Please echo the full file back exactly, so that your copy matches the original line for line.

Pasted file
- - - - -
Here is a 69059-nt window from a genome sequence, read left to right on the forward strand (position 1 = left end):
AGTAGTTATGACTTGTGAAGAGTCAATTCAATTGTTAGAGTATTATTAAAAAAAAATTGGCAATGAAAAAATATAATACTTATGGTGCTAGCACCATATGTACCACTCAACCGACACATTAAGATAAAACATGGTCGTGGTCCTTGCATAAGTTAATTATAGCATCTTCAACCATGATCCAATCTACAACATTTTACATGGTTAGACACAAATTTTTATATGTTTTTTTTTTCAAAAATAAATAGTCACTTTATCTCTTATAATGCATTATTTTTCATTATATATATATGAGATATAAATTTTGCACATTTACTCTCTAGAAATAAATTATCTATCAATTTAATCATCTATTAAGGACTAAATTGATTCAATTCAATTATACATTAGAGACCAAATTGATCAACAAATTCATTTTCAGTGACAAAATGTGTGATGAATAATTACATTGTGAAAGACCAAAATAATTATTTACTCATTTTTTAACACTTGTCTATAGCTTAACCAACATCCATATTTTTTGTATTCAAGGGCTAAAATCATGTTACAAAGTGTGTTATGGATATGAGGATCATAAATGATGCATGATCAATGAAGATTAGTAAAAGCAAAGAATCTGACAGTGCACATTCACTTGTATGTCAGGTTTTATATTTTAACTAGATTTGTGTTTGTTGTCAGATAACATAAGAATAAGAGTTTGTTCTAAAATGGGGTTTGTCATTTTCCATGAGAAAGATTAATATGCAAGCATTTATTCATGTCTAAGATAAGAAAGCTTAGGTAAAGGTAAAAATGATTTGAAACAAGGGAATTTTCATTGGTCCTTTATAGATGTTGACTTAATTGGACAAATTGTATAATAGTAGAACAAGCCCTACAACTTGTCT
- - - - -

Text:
Here is a 69059-nt window from a genome sequence, read left to right on the forward strand (position 1 = left end):
AGTAGTTATGACTTGTGAAGAGTCAATTCAATTGTTAGAGTATTATTAAAAAAAAATTGGCAATGAAAAAATATAATACTTATGGTGCTAGCACCATATGTACCACTCAACCGACACATTAAGATAAAACATGGTCGTGGTCCTTGCATAAGTTAATTATAGCATCTTCAACCATGATCCAATCTACAACATTTTACATGGTTAGACACAAATTTTTATATGTTTTTTTTTTCAAAAATAAATAGTCACTTTATCTCTTATAATGCATTATTTTTCATTATATATATATGAGATATAAATTTTGCACATTTACTCTCTAGAAATAAATTATCTATCAATTTAATCATCTATTAAGGACTAAATTGATTCAATTCAATTATACATTAGAGACCAAATTGATCAACAAATTCATTTTCAGTGACAAAATGTGTGATGAATAATTACATTGTGAAAGACCAAAATAATTATTTACTCATTTTTTAACACTTGTCTATAGCTTAACCAACATCCATATTTTTTGTATTCAAGGGCTAAAATCATGTTACAAAGTGTGTTATGGATATGAGGATCATAAATGATGCATGATCAATGAAGATTAGTAAAAGCAAAGAATCTGACAGTGCACATTCACTTGTATGTCAGGTTTTATATTTTAACTAGATTTGTGTTTGTTGTCAGATAACATAAGAATAAGAGTTTGTTCTAAAATGGGGTTTGTCATTTTCCATGAGAAAGATTAATATGCAAGCATTTATTCATGTCTAAGATAAGAAAGCTTAGGTAAAGGTAAAAATGATTTGAAACAAGGGAATTTTCATTGGTCCTTTATAGATGTTGACTTAATTGGACAAATTGTATAATAGTAGAACAAGCCCTACAACTTGTCT